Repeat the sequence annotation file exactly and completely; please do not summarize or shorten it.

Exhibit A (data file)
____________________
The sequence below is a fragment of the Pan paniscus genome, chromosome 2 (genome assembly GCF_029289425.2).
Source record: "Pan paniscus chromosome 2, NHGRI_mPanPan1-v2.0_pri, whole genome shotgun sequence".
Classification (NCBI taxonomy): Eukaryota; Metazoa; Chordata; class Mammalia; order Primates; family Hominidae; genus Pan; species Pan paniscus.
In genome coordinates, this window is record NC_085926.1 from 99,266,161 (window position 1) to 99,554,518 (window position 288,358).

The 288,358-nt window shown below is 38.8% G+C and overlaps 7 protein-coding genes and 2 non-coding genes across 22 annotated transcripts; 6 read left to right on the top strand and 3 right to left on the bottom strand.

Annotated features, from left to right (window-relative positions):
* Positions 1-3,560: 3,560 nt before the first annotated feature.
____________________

The sequence below is a fragment of the Pan paniscus genome, chromosome 2 (genome assembly GCF_029289425.2).
Source record: "Pan paniscus chromosome 2, NHGRI_mPanPan1-v2.0_pri, whole genome shotgun sequence".
Classification (NCBI taxonomy): Eukaryota; Metazoa; Chordata; class Mammalia; order Primates; family Hominidae; genus Pan; species Pan paniscus.
In genome coordinates, this window is record NC_085926.1 from 99,266,161 (window position 1) to 99,554,518 (window position 288,358).

The 288,358-nt window shown below is 38.8% G+C and overlaps 7 protein-coding genes and 2 non-coding genes across 22 annotated transcripts; 6 read left to right on the top strand and 3 right to left on the bottom strand.

Annotated features, from left to right (window-relative positions):
* Positions 1-3,560: 3,560 nt before the first annotated feature.